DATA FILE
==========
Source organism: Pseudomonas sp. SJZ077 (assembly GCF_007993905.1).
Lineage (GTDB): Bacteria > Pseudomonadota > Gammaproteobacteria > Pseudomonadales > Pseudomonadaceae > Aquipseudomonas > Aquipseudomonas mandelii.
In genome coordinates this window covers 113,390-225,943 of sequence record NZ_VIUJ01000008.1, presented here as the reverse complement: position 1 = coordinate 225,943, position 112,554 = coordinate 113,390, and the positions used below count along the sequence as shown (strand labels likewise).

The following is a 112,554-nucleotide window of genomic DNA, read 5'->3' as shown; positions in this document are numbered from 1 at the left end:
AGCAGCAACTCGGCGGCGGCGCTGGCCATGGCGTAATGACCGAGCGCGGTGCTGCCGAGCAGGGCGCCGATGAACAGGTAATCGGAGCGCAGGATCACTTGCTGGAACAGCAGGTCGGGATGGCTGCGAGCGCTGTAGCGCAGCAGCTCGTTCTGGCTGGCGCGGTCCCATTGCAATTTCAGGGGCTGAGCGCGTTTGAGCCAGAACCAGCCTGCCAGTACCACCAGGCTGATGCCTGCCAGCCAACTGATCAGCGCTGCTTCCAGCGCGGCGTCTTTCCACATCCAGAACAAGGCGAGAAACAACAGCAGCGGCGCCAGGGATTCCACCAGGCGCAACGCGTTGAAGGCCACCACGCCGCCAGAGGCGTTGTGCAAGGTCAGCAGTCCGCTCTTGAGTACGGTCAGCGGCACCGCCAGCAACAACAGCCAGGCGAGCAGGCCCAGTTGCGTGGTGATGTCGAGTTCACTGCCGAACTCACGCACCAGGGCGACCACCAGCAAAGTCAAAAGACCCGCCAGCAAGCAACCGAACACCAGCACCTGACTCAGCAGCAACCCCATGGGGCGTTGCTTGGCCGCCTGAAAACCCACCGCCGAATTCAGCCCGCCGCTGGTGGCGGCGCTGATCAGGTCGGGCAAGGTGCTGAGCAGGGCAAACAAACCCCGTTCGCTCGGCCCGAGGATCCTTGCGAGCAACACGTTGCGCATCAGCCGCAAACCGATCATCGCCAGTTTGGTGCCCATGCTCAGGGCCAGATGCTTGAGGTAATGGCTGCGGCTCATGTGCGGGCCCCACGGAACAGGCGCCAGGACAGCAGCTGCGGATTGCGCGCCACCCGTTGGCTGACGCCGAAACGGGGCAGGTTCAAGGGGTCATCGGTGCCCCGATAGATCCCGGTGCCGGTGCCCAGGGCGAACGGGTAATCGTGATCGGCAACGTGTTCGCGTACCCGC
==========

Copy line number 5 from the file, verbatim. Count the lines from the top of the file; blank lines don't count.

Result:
AGCAGCAACTCGGCGGCGGCGCTGGCCATGGCGTAATGACCGAGCGCGGTGCTGCCGAGCAGGGCGCCGATGAACAGGTAATCGGAGCGCAGGATCACTTGCTGGAACAGCAGGTCGGGATGGCTGCGAGCGCTGTAGCGCAGCAGCTCGTTCTGGCTGGCGCGGTCCCATTGCAATTTCAGGGGCTGAGCGCGTTTGAGCCAGAACCAGCCTGCCAGTACCACCAGGCTGATGCCTGCCAGCCAACTGATCAGCGCTGCTTCCAGCGCGGCGTCTTTCCACATCCAGAACAAGGCGAGAAACAACAGCAGCGGCGCCAGGGATTCCACCAGGCGCAACGCGTTGAAGGCCACCACGCCGCCAGAGGCGTTGTGCAAGGTCAGCAGTCCGCTCTTGAGTACGGTCAGCGGCACCGCCAGCAACAACAGCCAGGCGAGCAGGCCCAGTTGCGTGGTGATGTCGAGTTCACTGCCGAACTCACGCACCAGGGCGACCACCAGCAAAGTCAAAAGACCCGCCAGCAAGCAACCGAACACCAGCACCTGACTCAGCAGCAACCCCATGGGGCGTTGCTTGGCCGCCTGAAAACCCACCGCCGAATTCAGCCCGCCGCTGGTGGCGGCGCTGATCAGGTCGGGCAAGGTGCTGAGCAGGGCAAACAAACCCCGTTCGCTCGGCCCGAGGATCCTTGCGAGCAACACGTTGCGCATCAGCCGCAAACCGATCATCGCCAGTTTGGTGCCCATGCTCAGGGCCAGATGCTTGAGGTAATGGCTGCGGCTCATGTGCGGGCCCCACGGAACAGGCGCCAGGACAGCAGCTGCGGATTGCGCGCCACCCGTTGGCTGACGCCGAAACGGGGCAGGTTCAAGGGGTCATCGGTGCCCCGATAGATCCCGGTGCCGGTGCCCAGGGCGAACGGGTAATCGTGATCGGCAACGTGTTCGCGTACCCGC